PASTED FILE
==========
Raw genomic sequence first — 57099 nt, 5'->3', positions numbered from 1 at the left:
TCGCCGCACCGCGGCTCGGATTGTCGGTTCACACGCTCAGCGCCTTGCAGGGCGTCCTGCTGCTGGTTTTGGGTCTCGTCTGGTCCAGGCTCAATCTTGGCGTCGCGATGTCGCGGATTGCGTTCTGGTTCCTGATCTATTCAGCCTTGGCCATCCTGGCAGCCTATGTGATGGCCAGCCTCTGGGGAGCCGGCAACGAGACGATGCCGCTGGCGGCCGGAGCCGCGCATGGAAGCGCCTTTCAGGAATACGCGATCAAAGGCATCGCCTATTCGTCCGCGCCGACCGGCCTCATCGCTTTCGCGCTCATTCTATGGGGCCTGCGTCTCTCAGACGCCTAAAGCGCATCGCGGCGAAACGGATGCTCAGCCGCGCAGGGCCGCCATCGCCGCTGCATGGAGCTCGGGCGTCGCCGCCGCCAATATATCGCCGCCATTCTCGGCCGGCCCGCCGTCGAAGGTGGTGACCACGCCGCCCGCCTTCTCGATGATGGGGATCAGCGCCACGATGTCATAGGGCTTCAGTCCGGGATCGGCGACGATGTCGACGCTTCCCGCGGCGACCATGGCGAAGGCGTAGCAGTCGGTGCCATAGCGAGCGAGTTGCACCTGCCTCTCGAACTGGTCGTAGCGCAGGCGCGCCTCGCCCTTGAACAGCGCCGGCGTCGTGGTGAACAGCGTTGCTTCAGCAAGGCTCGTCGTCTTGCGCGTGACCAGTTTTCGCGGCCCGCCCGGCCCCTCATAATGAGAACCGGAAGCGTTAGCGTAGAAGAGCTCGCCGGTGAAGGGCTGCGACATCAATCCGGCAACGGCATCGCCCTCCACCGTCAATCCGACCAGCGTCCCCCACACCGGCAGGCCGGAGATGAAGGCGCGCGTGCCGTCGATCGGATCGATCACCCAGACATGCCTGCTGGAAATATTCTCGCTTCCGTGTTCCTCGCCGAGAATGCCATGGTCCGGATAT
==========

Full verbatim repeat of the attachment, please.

Raw genomic sequence first — 57099 nt, 5'->3', positions numbered from 1 at the left:
TCGCCGCACCGCGGCTCGGATTGTCGGTTCACACGCTCAGCGCCTTGCAGGGCGTCCTGCTGCTGGTTTTGGGTCTCGTCTGGTCCAGGCTCAATCTTGGCGTCGCGATGTCGCGGATTGCGTTCTGGTTCCTGATCTATTCAGCCTTGGCCATCCTGGCAGCCTATGTGATGGCCAGCCTCTGGGGAGCCGGCAACGAGACGATGCCGCTGGCGGCCGGAGCCGCGCATGGAAGCGCCTTTCAGGAATACGCGATCAAAGGCATCGCCTATTCGTCCGCGCCGACCGGCCTCATCGCTTTCGCGCTCATTCTATGGGGCCTGCGTCTCTCAGACGCCTAAAGCGCATCGCGGCGAAACGGATGCTCAGCCGCGCAGGGCCGCCATCGCCGCTGCATGGAGCTCGGGCGTCGCCGCCGCCAATATATCGCCGCCATTCTCGGCCGGCCCGCCGTCGAAGGTGGTGACCACGCCGCCCGCCTTCTCGATGATGGGGATCAGCGCCACGATGTCATAGGGCTTCAGTCCGGGATCGGCGACGATGTCGACGCTTCCCGCGGCGACCATGGCGAAGGCGTAGCAGTCGGTGCCATAGCGAGCGAGTTGCACCTGCCTCTCGAACTGGTCGTAGCGCAGGCGCGCCTCGCCCTTGAACAGCGCCGGCGTCGTGGTGAACAGCGTTGCTTCAGCAAGGCTCGTCGTCTTGCGCGTGACCAGTTTTCGCGGCCCGCCCGGCCCCTCATAATGAGAACCGGAAGCGTTAGCGTAGAAGAGCTCGCCGGTGAAGGGCTGCGACATCAATCCGGCAACGGCATCGCCCTCCACCGTCAATCCGACCAGCGTCCCCCACACCGGCAGGCCGGAGATGAAGGCGCGCGTGCCGTCGATCGGATCGATCACCCAGACATGCCTGCTGGAAATATTCTCGCTTCCGTGTTCCTCGCCGAGAATGCCATGGTCCGGATAT